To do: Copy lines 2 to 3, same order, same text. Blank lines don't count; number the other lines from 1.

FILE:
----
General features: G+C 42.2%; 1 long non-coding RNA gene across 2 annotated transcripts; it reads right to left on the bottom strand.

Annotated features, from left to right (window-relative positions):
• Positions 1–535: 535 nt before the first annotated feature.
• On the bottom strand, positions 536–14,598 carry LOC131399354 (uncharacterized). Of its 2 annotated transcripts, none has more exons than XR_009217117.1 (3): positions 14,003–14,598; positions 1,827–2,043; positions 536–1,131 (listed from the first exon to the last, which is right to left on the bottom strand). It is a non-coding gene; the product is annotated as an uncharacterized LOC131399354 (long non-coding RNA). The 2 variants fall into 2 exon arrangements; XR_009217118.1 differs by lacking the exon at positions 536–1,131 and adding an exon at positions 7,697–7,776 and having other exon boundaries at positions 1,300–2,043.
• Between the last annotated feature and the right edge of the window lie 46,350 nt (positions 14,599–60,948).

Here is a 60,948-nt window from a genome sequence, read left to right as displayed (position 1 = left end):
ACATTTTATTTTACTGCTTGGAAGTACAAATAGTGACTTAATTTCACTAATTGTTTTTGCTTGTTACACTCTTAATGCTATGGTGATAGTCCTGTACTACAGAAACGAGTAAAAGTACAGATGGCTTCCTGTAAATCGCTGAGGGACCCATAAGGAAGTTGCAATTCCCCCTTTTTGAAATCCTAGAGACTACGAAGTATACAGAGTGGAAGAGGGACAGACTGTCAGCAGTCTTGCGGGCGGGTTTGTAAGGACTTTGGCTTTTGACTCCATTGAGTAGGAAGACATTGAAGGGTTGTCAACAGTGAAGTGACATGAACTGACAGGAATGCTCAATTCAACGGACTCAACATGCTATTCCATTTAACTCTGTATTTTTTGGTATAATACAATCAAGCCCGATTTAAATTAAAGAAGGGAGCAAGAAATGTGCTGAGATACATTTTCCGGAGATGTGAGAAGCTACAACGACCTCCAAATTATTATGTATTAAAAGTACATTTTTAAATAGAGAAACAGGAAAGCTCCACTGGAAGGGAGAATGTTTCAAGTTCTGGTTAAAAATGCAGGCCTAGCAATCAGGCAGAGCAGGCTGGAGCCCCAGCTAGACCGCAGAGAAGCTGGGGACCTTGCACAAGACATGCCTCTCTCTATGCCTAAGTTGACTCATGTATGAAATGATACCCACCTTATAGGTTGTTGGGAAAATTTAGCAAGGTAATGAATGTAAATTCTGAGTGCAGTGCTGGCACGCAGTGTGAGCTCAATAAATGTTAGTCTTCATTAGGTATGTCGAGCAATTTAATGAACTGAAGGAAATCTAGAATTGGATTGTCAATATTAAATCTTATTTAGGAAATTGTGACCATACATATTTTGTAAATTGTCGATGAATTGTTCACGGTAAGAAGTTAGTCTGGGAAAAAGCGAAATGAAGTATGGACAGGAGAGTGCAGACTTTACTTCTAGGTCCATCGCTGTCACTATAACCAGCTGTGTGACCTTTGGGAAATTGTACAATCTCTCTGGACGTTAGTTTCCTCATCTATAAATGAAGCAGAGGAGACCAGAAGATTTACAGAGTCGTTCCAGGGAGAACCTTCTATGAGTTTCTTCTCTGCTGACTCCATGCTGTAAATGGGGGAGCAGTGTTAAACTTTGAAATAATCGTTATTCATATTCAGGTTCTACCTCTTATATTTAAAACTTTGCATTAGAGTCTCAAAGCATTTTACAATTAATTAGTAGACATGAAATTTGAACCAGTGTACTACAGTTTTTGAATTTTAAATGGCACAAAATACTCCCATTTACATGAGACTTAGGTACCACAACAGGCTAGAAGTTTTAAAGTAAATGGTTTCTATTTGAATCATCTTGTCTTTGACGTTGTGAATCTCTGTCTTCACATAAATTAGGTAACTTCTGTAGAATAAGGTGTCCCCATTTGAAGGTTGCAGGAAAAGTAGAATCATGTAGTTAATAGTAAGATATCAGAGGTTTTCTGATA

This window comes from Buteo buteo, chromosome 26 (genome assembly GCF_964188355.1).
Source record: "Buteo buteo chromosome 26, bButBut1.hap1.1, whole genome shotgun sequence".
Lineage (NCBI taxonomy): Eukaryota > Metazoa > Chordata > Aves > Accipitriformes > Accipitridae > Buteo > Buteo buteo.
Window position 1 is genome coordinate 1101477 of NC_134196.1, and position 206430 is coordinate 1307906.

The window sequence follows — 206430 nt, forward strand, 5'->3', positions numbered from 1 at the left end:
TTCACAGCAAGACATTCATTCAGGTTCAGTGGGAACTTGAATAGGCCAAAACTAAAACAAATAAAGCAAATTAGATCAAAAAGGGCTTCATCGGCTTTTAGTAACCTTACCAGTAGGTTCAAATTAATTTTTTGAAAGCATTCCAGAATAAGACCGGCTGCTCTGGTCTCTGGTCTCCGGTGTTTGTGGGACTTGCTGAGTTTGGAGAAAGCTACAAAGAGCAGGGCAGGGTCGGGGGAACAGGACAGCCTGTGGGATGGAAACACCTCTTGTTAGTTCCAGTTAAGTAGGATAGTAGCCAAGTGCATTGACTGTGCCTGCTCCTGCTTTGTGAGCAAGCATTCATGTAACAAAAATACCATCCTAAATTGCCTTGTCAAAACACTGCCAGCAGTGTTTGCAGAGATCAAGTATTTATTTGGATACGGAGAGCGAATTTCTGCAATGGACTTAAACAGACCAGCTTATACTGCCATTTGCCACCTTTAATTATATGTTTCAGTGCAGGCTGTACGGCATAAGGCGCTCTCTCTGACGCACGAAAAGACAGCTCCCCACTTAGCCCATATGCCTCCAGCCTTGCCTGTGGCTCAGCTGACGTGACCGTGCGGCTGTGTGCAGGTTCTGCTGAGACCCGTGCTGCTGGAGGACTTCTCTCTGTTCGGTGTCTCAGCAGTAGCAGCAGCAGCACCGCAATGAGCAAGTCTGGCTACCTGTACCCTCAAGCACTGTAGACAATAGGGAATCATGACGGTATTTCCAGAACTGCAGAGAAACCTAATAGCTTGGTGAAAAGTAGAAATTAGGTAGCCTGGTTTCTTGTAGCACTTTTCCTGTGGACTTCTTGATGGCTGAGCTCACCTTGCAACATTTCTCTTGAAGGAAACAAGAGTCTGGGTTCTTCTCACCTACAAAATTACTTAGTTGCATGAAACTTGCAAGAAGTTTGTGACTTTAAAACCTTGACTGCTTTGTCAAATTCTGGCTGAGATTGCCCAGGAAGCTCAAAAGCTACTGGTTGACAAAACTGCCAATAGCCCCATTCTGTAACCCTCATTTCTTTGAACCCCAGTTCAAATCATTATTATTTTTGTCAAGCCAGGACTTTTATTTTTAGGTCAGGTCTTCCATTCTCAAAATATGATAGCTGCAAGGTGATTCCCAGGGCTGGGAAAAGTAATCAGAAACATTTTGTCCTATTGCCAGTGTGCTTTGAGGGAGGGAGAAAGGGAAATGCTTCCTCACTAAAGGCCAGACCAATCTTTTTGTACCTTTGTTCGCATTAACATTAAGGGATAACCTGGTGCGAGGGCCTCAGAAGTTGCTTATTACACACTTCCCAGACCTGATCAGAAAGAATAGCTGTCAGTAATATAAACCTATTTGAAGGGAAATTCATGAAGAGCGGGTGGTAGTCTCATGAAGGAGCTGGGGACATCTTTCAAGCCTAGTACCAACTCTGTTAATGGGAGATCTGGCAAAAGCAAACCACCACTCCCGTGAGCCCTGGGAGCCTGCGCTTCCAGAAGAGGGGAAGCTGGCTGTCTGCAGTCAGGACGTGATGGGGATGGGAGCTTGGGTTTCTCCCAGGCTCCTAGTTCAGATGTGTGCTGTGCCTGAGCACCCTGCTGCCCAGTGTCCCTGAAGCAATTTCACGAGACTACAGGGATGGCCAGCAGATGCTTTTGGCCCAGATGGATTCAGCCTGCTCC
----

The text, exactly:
Annotated features, from left to right (window-relative positions):
• Positions 1–535: 535 nt before the first annotated feature.